While the confrontations on the show will help build up the fight, Sonnen felt things were tense from the first day on the set, and got worse, leading to the explosion that airs this weekend. The fight was broken up quickly by the fighters on both teams. But before they were pulled apart, Sonnen had taken several sucker punches to the back of the head by a third person, Andre Dida, an assistant coach on Silva's team, which left him bruised up and with a small cut.
While Sonnen wasn't happy with how things went down with Silva, the third party punches from Dida he felt were far more out of line.
"It ended up being a two-on-one, and in that aspect, that was the most unfortunate part," Sonnen said. "The whole thing is regrettable. It never should have happened. That's one of the deals with reality TV. If you have a bad moment, you're caught. Everyone may have a bad moment. They go in their car, you yell, turn on the radio in you car and yell. In reality TV, if you have a bad moment, you're busted.
"And then what happened was the other knucklehead jumped in, that was a crime," he said.
That's what it was. That was straight up illegal."
He said the incident, which wasn't the first or the last between the two on the show, started when the two were waiting for weigh-ins. Silva was constantly challenging Sonnen to fight, as well as demanding that he apologize for what he had said in the past. He said Silva spit at him first. Silva took a swing and Sonnen ducked and took him down and was throwing punches when the other fighters swarmed in.
"He's very difficult," said Sonnen. "I can tell you, working alongside him on The Ultimate Fighter was really the most I ever go to know him, and it was tough on a day-to-day basis. It was really tough. He really followed a gang mentality. The more people on his side, the tougher he got."
Sonnen said he tried to explain to Silva that this was a show for Brazil, and that he, as the foreigner, was expecting to be viewed by the Brazilian audience, which hit 12 million viewers in the early episodes of the season, as the bad guy. He'd even make comments to his team that they were the "bad guys," almost like it was the name of their team.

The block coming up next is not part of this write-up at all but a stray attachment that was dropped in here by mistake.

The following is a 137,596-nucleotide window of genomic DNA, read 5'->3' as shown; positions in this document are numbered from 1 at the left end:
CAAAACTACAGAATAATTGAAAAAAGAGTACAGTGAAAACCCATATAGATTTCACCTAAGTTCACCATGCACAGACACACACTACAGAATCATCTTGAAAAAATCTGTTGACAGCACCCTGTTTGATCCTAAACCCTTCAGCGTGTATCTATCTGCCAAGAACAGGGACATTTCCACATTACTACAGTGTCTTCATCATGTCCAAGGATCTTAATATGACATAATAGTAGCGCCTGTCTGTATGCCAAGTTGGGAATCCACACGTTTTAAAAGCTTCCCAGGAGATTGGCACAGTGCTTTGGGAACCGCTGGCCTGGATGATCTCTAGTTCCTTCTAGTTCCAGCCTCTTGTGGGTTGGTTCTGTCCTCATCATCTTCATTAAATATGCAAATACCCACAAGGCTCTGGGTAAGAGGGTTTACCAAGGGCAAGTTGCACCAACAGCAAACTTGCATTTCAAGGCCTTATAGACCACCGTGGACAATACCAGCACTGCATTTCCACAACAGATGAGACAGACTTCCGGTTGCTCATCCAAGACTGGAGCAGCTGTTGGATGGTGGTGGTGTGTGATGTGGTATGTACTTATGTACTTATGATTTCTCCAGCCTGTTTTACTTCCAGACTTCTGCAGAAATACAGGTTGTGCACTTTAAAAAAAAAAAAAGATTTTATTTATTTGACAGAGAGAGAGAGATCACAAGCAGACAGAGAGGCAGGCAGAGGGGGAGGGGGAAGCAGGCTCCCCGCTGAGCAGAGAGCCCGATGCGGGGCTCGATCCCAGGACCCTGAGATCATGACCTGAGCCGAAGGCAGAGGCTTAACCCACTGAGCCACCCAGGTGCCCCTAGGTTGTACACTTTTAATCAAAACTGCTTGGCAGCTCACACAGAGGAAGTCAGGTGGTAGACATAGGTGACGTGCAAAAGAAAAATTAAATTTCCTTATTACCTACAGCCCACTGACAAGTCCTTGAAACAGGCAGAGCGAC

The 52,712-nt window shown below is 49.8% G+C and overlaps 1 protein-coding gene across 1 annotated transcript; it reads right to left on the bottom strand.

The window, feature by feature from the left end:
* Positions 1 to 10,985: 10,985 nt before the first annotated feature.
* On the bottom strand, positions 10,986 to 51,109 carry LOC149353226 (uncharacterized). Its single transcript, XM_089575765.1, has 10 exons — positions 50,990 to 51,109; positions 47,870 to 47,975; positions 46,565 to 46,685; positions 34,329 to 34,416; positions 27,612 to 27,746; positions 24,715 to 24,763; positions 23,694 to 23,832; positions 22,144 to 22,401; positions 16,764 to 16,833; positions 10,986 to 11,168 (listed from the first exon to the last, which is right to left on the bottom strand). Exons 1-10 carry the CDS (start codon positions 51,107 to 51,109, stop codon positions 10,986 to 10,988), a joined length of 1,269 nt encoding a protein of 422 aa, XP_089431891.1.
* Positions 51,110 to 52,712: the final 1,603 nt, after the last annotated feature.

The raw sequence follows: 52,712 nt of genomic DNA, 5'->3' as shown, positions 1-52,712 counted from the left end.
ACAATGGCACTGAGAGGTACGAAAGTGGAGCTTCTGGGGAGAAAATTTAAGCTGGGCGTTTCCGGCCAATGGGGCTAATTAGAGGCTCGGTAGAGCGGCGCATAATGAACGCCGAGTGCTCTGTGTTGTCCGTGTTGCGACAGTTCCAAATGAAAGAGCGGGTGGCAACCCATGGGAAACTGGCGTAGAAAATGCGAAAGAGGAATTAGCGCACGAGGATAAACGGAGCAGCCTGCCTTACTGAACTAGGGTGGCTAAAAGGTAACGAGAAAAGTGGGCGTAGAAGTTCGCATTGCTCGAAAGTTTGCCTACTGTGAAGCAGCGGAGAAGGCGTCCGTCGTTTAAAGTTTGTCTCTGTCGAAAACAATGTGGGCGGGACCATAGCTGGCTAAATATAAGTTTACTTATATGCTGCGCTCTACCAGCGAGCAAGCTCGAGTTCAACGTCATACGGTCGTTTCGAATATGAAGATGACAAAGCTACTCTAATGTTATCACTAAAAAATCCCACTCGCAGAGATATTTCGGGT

"I had to explain to him, `I'm the bad guy, you're supposed to be the good guy,'" he said. "But when you attempt to jump me, that's going to turn the people against you and for me, and I don't want to be the good guy. I had to drop the fourth curtain and explain this to him, and it didn't register."
Problems started early, almost from the minute he walked through the door into the gym.
"They kept us apart in the back," he said. "We never saw each other. We were at different hotels, the whole bit. He's in the actual gym. I'm in the actual gym. I walk through the doors and I walk right up to him. He puts his hand out, he says to me, `You have no problem with Brazil, you just have a problem with me, let's have a good show,' that type of deal. That kind of set the tone. I was thinking, `Well, good, that's what we're here for.' It wasn't two hours later, he was cursing, he quit the show, he shoved me, pretty much right off the bat."
Sonnen said he never bought the part where Silva walked out.
"He quit and the Brazil thing on the show was fake," he said. "It couldn't have been more fake. He said, `I'm gonna quit if you don't apologize,' never once thinking, if I didn't apologize, he would have painted himself into a corner where he had to quit, which, of course, you can't do."